Learning the Lingo of Social Security

November 2, 2017 • By

Reading Time: 2 Minutes

Last Updated: August 19, 2021

two men chatting Is Social Security a topic in your conversations these days? Are you familiar with the lingo used to describe Social Security benefits, or does it sound like a new vocabulary to you?

Social Security employees strive to explain benefits using easy-to-understand, plain language. But if a technical term or acronym (an abbreviation of the first letters of words in a phrase) that you don’t know slips into the conversation or appears in written material, you can easily find the meaning in our online glossary

Social Security acronyms function as verbal shorthand in our financial planning conversations. If you’re nearing retirement, you may want to know what PIA (primary insurance amount), FRA (full retirement age), and DRCs (delayed retirement credits) mean. These terms involve your benefit amount based on when you decide to take it.

If you take your retirement benefit at FRA, you’ll receive the full PIA (amount payable for a retired worker who starts benefits at full retirement age). So, FRA is an age and PIA is an amount.

What about DRCs? Delayed retirement credits are the incremental increases added to the PIA if you delay taking retirement benefits beyond your full retirement age. If you wait to begin benefits beyond FRA — say, at age 68 or even 70 — your benefit increases.

Once you receive benefits, you get a COLA most years. But don’t expect a refreshing drink — a COLA is a Cost of Living Adjustment, and that usually means a little extra money in your monthly payment.

Knowing some of these terms can help you fine-tune your conversations about Social Security.  If one of those unknown terms or acronyms does come up in conversation, you can be the one to supply the definition using our online glossary. Sometimes learning the lingo can deepen your understanding of how Social Security works for you. Discover more on our website.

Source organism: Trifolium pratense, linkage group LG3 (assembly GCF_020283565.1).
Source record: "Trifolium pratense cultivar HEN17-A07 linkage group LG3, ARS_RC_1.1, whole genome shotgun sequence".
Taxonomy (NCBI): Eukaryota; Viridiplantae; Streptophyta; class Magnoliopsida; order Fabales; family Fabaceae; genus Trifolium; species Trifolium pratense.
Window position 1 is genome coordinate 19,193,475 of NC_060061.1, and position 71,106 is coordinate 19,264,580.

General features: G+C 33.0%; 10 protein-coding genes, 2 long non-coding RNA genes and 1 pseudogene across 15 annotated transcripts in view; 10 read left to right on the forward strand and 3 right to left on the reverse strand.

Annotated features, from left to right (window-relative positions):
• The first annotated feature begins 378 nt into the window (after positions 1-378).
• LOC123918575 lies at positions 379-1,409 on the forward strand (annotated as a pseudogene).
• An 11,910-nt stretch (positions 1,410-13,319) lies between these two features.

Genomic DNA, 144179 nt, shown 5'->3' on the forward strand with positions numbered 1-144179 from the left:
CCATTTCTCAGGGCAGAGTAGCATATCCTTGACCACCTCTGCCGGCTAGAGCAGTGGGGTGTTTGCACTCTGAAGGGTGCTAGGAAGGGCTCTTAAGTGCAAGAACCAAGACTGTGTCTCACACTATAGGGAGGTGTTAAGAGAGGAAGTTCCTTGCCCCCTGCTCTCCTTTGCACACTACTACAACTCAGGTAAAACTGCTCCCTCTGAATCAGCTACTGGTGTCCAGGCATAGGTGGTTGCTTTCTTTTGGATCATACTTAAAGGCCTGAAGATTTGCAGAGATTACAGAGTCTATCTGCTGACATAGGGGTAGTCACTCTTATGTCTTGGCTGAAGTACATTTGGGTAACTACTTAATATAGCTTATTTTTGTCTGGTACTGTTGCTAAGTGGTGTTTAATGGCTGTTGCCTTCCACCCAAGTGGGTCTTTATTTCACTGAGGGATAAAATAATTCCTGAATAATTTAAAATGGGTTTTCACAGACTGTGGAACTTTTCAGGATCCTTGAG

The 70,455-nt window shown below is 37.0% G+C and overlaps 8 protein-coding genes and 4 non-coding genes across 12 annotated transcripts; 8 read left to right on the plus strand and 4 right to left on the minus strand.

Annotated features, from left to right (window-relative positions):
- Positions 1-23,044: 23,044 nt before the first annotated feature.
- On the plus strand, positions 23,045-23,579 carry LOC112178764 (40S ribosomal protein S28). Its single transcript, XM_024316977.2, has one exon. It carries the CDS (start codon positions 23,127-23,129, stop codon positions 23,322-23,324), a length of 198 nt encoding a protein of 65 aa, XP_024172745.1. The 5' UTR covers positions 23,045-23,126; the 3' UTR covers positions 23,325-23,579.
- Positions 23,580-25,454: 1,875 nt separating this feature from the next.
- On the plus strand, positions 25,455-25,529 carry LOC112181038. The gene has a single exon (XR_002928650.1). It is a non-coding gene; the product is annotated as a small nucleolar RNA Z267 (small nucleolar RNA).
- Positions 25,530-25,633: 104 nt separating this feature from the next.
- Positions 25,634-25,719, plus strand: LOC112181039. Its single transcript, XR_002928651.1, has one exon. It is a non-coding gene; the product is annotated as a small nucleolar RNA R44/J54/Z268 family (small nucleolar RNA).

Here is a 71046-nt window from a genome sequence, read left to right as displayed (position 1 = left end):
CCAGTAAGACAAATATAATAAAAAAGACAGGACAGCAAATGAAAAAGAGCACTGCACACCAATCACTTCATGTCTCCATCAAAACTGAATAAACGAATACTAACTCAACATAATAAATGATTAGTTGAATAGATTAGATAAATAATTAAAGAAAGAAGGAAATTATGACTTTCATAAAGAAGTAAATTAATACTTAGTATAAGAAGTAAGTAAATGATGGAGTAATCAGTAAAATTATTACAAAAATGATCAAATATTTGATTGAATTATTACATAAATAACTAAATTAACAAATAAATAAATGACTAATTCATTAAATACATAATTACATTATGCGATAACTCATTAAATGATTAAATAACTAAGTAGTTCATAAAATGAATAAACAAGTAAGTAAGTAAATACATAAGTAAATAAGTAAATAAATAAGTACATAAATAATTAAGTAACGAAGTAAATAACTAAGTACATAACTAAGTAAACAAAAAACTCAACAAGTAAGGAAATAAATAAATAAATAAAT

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About the Author

Jim Borland, Acting Deputy Commissioner for Communications

Jim Borland, Acting Deputy Commissioner for Communications


  1. Elias D.

    This content is amazing!

  2. Yugank K.

  3. Connie J.

    My fiance is incaarcerated on 3 duis, he draws disability which he worked for wll his life i e the coal mines. Mind you he is in jail not prison. I got a letter from the ss adminiatation that they were taking his hard earned disabilility for imprisonment for a convinction of a crime. We own our land and are paying for a house and plan to get married soon. My question for u is if we get married now will his benefits be reinstated to maintain our family?

  4. prince

    Building Rapport in Business – The Definitive Guide

  5. Donald R.

    I need a new copy of my Medicare card!!

  6. Belinda R.

    I was told on yesterday I did not qualify for spousal benefit from my husband because I made $37.00 over the amount, ($840.00) monthly. He is getting $2200.00 monthly.
    Because I took early retirement at 62,I had previously been told I had to wait until he start drawing his social security before I could apply for spousal benefit. He wil draw his first check 11/15/2017.
    I was at home with our children for 15 years before I went back to work. We have been married 48years and 5 children, don’t this count for something
    I’m totally in shock that the information I had been given was incorrect and was given by a social securty employee.

    • Ray F.

      Hi Belinda. In order to receive spouse’s retirement benefits at age 62 (or older), your spouse must be receiving retirement or disability benefits. Also, if a person begins to receive benefits at age 62 or prior to their full retirement age, their benefits are reduced. The reduction factors are permanently applied to all of the benefits the person may qualify for. Remember, if someone is eligible for both, his or her own benefit and for benefits as a spouse, we always pay their own first. If their spousal benefits are higher than their own retirement benefits, he or she will get a combination of benefits equaling the higher spouse benefit. See our Retirement Planner: Benefits For You As A Spouse for more information. Thanks.